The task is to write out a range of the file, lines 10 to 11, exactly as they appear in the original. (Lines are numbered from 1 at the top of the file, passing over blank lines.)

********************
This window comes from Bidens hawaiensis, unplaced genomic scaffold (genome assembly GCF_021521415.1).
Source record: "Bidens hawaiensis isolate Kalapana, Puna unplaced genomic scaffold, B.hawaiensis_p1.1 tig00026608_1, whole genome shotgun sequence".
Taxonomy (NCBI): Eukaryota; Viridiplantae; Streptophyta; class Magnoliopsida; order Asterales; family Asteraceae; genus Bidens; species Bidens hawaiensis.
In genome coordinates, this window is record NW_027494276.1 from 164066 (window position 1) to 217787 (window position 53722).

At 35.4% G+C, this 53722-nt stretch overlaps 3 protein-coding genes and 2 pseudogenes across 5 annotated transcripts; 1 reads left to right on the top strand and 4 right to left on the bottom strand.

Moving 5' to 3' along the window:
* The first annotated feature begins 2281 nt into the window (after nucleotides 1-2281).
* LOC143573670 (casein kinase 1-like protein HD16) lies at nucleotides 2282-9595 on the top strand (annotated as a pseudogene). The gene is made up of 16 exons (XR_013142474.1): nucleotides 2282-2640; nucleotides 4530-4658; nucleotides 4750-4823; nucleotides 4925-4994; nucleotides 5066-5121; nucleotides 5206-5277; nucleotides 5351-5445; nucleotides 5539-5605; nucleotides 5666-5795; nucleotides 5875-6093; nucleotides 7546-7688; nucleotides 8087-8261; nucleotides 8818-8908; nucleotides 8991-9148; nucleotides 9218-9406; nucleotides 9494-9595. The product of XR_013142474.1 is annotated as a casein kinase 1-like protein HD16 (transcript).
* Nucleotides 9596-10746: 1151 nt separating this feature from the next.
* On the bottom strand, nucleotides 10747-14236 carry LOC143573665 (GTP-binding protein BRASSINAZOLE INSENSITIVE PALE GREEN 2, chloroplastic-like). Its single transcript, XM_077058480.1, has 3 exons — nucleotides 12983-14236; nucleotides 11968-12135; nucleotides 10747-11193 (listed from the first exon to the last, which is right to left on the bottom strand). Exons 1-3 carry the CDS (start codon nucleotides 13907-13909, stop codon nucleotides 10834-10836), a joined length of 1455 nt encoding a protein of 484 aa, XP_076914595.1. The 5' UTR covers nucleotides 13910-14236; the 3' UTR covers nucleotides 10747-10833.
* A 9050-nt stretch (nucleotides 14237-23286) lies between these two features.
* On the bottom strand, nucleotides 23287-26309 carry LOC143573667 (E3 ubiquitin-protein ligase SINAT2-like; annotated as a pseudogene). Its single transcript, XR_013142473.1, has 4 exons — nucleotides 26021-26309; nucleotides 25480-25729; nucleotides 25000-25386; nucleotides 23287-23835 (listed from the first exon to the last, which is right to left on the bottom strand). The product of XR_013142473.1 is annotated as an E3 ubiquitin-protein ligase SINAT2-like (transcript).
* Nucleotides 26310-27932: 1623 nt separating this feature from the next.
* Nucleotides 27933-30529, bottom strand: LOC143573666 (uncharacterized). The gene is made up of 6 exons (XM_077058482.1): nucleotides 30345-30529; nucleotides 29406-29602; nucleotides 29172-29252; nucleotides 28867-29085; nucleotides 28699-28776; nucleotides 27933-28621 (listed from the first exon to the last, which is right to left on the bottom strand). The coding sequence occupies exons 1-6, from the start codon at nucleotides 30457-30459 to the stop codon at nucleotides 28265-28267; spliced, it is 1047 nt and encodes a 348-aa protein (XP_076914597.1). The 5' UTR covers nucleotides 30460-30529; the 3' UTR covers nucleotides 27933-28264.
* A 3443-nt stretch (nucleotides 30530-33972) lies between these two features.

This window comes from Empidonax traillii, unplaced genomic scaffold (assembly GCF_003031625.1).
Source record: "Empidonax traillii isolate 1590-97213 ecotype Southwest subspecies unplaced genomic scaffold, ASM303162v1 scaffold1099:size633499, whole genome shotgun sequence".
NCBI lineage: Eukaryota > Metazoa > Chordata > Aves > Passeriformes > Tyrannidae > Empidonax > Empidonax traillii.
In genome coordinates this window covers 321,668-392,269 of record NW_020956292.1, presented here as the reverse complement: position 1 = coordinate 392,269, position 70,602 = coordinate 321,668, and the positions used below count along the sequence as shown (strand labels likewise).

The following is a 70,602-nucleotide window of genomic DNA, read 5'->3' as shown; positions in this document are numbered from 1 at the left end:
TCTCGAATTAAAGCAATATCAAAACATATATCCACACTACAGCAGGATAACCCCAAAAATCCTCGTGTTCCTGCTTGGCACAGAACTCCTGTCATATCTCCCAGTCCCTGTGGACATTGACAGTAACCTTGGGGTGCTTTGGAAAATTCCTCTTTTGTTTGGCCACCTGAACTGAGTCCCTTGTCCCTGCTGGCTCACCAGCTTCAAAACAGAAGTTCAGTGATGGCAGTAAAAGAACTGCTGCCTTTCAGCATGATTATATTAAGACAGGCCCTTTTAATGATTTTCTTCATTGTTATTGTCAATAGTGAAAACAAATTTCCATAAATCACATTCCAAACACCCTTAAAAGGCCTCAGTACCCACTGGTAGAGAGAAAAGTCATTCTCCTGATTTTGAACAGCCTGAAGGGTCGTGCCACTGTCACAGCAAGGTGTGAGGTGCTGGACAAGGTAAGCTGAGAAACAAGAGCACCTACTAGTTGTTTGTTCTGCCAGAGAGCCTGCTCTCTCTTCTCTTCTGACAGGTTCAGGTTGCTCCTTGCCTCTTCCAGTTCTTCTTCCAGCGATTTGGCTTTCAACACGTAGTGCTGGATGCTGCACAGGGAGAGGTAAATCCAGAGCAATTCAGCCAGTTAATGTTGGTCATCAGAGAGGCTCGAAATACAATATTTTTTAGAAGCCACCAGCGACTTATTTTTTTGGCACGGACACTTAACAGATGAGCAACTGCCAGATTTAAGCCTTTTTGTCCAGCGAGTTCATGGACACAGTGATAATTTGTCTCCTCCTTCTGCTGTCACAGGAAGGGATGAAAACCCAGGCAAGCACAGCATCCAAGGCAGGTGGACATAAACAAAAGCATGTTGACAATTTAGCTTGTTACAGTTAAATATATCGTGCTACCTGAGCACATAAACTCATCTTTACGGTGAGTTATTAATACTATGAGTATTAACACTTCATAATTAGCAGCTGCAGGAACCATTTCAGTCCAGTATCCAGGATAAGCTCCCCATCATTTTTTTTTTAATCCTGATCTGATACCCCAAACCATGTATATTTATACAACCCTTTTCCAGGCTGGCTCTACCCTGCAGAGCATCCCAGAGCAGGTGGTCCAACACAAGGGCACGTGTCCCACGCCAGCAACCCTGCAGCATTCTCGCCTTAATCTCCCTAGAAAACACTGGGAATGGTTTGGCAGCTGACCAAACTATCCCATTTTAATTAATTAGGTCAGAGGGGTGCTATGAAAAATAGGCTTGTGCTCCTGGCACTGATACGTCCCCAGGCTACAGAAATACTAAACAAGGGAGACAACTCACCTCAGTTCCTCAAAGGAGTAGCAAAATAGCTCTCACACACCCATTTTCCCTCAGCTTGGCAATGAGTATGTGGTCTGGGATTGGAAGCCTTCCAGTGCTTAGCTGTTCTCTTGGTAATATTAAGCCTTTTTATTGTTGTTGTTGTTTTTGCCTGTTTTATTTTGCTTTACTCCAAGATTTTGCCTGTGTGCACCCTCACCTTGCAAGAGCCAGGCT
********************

* On the bottom strand, nucleotides 10747-14236 carry LOC143573665 (GTP-binding protein BRASSINAZOLE INSENSITIVE PALE GREEN 2, chloroplastic-like). Its single transcript, XM_077058480.1, has 3 exons — nucleotides 12983-14236; nucleotides 11968-12135; nucleotides 10747-11193 (listed from the first exon to the last, which is right to left on the bottom strand). Exons 1-3 carry the CDS (start codon nucleotides 13907-13909, stop codon nucleotides 10834-10836), a joined length of 1455 nt encoding a protein of 484 aa, XP_076914595.1. The 5' UTR covers nucleotides 13910-14236; the 3' UTR covers nucleotides 10747-10833.
* A 9050-nt stretch (nucleotides 14237-23286) lies between these two features.